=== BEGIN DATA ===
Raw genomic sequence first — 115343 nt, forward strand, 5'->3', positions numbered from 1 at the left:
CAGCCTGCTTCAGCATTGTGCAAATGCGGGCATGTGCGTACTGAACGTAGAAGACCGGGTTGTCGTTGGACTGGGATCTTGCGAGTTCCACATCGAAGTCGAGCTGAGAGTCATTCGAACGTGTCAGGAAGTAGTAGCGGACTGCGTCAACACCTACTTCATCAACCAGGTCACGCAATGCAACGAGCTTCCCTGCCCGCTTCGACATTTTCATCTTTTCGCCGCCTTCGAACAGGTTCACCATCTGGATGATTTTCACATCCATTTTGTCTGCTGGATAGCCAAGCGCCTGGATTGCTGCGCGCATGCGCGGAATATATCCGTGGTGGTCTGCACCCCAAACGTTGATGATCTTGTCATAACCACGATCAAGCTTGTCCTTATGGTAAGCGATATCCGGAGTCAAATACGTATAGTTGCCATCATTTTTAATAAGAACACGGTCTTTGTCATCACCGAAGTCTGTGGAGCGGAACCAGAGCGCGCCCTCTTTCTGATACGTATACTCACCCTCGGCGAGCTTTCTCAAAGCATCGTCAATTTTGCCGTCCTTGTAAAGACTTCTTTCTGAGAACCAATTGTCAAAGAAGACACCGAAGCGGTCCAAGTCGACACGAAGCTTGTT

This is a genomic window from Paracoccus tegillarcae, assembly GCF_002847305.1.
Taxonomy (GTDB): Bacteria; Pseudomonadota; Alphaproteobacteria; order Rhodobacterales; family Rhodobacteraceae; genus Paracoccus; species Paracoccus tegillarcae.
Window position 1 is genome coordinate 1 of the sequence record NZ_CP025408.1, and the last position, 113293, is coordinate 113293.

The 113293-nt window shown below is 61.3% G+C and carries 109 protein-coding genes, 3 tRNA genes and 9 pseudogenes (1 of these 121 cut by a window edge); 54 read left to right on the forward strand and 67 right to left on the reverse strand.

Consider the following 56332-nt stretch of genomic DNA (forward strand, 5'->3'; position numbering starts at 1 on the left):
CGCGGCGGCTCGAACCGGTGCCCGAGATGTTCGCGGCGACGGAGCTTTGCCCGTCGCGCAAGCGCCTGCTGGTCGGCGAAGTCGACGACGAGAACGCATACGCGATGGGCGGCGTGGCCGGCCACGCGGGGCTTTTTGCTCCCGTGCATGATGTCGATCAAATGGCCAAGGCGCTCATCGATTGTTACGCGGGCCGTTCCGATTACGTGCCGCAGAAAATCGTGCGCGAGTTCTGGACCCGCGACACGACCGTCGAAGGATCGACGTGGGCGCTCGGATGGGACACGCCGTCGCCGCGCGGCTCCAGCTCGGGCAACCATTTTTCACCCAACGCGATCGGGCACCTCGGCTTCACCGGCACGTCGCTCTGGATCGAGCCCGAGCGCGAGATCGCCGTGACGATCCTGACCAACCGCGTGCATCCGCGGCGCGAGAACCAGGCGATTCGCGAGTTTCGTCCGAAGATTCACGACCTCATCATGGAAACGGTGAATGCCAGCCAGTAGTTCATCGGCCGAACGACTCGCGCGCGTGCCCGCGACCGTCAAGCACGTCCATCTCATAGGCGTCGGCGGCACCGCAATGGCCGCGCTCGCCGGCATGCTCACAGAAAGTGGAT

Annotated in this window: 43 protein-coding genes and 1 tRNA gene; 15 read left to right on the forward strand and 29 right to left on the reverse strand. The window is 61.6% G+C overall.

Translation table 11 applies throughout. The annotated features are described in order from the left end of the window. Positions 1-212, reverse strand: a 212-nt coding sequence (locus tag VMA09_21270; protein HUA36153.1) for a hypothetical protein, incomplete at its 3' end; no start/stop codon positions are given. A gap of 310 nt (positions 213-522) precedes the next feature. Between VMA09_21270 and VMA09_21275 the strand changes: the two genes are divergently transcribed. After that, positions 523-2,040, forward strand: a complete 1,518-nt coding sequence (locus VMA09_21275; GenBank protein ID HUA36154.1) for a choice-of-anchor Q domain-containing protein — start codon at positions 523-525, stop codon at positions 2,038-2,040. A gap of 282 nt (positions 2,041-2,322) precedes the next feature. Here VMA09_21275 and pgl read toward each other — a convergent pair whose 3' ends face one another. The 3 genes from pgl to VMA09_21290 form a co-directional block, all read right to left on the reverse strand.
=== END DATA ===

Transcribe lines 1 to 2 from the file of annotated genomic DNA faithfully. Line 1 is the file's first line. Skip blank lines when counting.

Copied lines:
Raw genomic sequence first — 115343 nt, forward strand, 5'->3', positions numbered from 1 at the left:
CAGCCTGCTTCAGCATTGTGCAAATGCGGGCATGTGCGTACTGAACGTAGAAGACCGGGTTGTCGTTGGACTGGGATCTTGCGAGTTCCACATCGAAGTCGAGCTGAGAGTCATTCGAACGTGTCAGGAAGTAGTAGCGGACTGCGTCAACACCTACTTCATCAACCAGGTCACGCAATGCAACGAGCTTCCCTGCCCGCTTCGACATTTTCATCTTTTCGCCGCCTTCGAACAGGTTCACCATCTGGATGATTTTCACATCCATTTTGTCTGCTGGATAGCCAAGCGCCTGGATTGCTGCGCGCATGCGCGGAATATATCCGTGGTGGTCTGCACCCCAAACGTTGATGATCTTGTCATAACCACGATCAAGCTTGTCCTTATGGTAAGCGATATCCGGAGTCAAATACGTATAGTTGCCATCATTTTTAATAAGAACACGGTCTTTGTCATCACCGAAGTCTGTGGAGCGGAACCAGAGCGCGCCCTCTTTCTGATACGTATACTCACCCTCGGCGAGCTTTCTCAAAGCATCGTCAATTTTGCCGTCCTTGTAAAGACTTCTTTCTGAGAACCAATTGTCAAAGAAGACACCGAAGCGGTCCAAGTCGACACGAAGCTTGTT